Why Dilate Your Pupils? By Dr. James Ivanoski, Optometrist at Madison Medical Eye Care with offices in Mequon & Saukville, Wisconsin

By user-admin
April 5, 2019

When you have your eyes examined, you may wonder why it is important to have your pupils enlarged or dilated. Many patients find this inconvenient as it makes them very light sensitive and may impair their reading vision for 3-4 hours.   The reason is that dilation is an important aspect of a complete eye examination.  By taking a careful look into the back of your eye, we can better determine the health of your eyes and the rest of your body.

What are we looking for?  Cataracts, retinal tears, bleeding, abnormal blood vessels, evidence of glaucoma and much more.  Many common medical conditions such as diabetes, high blood pressure or high cholesterol can affect the eyes.  By closely evaluating the inside of your eyes, we can determine if these and many other medical conditions are adequately controlled.

Dilation also allows us to obtain a more accurate glasses prescription.  Especially in younger patients, there is the possibility of accommodation while initially measuring the "which is better one or two."  This means that the written glasses prescription may be too strong for the patient.  Dilation relaxes accommodation so this problem is eliminated.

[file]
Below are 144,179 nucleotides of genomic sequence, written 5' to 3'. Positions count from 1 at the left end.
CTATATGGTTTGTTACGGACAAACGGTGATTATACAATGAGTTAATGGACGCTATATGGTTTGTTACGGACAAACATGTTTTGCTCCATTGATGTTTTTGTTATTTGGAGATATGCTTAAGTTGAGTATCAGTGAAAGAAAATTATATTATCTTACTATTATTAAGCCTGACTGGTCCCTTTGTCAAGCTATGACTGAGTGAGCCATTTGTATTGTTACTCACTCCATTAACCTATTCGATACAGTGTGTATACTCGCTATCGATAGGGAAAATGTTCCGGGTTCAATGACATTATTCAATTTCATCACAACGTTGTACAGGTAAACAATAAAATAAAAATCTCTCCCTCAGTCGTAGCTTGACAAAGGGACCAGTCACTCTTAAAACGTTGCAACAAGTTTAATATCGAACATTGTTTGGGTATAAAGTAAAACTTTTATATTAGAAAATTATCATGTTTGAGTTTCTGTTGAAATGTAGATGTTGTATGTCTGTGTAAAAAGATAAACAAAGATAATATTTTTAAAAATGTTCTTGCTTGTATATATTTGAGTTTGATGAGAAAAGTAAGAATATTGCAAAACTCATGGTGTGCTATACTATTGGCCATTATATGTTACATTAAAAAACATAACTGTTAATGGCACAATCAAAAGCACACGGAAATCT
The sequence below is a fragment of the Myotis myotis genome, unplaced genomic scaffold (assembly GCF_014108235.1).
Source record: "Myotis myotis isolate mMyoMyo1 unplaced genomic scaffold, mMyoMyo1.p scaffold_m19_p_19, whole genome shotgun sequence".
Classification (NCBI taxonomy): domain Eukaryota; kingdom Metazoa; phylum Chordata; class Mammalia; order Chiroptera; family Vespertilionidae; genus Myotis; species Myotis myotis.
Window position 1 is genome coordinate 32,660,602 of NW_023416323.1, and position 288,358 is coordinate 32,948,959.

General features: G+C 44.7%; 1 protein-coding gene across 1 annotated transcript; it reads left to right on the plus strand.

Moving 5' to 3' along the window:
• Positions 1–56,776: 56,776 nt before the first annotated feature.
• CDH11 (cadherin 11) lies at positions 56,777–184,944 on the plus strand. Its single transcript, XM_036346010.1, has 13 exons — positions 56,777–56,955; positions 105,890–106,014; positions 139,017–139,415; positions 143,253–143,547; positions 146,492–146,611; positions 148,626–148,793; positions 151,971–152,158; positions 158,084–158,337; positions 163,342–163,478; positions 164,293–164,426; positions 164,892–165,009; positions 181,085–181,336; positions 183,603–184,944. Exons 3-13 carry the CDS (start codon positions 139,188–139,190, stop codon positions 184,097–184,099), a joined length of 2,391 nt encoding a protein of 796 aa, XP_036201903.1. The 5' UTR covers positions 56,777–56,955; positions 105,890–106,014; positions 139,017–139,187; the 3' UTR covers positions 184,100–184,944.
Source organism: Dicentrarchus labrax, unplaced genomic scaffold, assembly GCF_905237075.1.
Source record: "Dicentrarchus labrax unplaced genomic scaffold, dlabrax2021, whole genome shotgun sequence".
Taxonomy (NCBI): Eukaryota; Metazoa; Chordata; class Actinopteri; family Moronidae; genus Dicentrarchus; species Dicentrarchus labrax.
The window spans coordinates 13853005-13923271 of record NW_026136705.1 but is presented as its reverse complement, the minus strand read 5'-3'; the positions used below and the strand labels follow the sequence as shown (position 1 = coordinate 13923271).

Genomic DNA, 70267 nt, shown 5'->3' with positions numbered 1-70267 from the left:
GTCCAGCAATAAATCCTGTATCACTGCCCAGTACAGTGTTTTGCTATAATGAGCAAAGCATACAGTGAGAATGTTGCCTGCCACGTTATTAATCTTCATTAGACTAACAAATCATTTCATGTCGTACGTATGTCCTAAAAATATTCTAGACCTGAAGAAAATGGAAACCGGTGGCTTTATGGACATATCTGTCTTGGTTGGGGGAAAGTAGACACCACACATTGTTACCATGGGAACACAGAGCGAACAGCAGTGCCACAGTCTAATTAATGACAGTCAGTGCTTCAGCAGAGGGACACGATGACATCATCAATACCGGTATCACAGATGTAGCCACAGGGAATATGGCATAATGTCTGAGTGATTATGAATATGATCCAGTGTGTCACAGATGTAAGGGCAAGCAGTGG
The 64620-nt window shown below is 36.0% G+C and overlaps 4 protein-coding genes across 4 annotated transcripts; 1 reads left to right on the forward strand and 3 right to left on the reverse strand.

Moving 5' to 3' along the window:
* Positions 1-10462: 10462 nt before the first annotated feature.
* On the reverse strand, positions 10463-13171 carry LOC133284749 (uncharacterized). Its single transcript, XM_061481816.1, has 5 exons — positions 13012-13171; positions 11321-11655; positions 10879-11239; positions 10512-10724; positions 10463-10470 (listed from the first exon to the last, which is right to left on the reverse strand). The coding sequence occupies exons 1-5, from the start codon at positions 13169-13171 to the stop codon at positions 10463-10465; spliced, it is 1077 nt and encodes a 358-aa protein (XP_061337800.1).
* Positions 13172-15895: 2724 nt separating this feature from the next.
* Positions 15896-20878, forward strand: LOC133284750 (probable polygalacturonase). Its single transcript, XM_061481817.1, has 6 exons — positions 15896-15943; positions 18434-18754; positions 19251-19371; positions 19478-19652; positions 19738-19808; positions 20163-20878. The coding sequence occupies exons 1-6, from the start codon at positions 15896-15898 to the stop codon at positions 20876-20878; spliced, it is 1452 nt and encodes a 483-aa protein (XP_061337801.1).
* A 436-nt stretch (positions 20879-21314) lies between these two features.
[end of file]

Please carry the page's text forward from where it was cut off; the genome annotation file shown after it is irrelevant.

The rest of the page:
Should we find an abnormality in the back of your eye that may be associated with a medical problem, we would then communicate with your primary care physician about the need for better control of that condition.  So a dilated exam is an important aspect of a complete medical evaluation of your eyes and definitely worth the small inconvenience.  Call us to arrange your medical eye examination soon.

Dr. James Ivanoski

Dr. James Ivanoski practices with Dr. Martha Jay at Madison Medical Eye Care with offices in Mequon and Saukville, Wisconsin. He specialized in comprehensive eye care for all ages and contact lens fitting. Dr. Martha Jay's emphasis is on medical and surgical eye care such as blade-free LASIK and small incision cataract surgery.

For more eye care information, call 262-241-1919 or visit www.MadisonMedicalEyeCare.com.

 

Dr. James Ivanoski's Blogs, General Eye Care, Medical and Surgical Eye Care, Our Doctor's Blogs

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